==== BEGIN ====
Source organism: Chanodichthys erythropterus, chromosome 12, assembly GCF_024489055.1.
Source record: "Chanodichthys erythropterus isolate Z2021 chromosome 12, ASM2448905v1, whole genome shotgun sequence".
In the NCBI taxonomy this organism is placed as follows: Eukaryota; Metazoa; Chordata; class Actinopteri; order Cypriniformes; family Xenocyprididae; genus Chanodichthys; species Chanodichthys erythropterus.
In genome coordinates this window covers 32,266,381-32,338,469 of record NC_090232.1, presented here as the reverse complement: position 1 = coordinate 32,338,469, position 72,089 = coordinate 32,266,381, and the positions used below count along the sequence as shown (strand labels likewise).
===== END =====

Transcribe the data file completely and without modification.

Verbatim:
Source organism: Chanodichthys erythropterus, chromosome 12, assembly GCF_024489055.1.
Source record: "Chanodichthys erythropterus isolate Z2021 chromosome 12, ASM2448905v1, whole genome shotgun sequence".
In the NCBI taxonomy this organism is placed as follows: Eukaryota; Metazoa; Chordata; class Actinopteri; order Cypriniformes; family Xenocyprididae; genus Chanodichthys; species Chanodichthys erythropterus.
In genome coordinates this window covers 32,266,381-32,338,469 of record NC_090232.1, presented here as the reverse complement: position 1 = coordinate 32,338,469, position 72,089 = coordinate 32,266,381, and the positions used below count along the sequence as shown (strand labels likewise).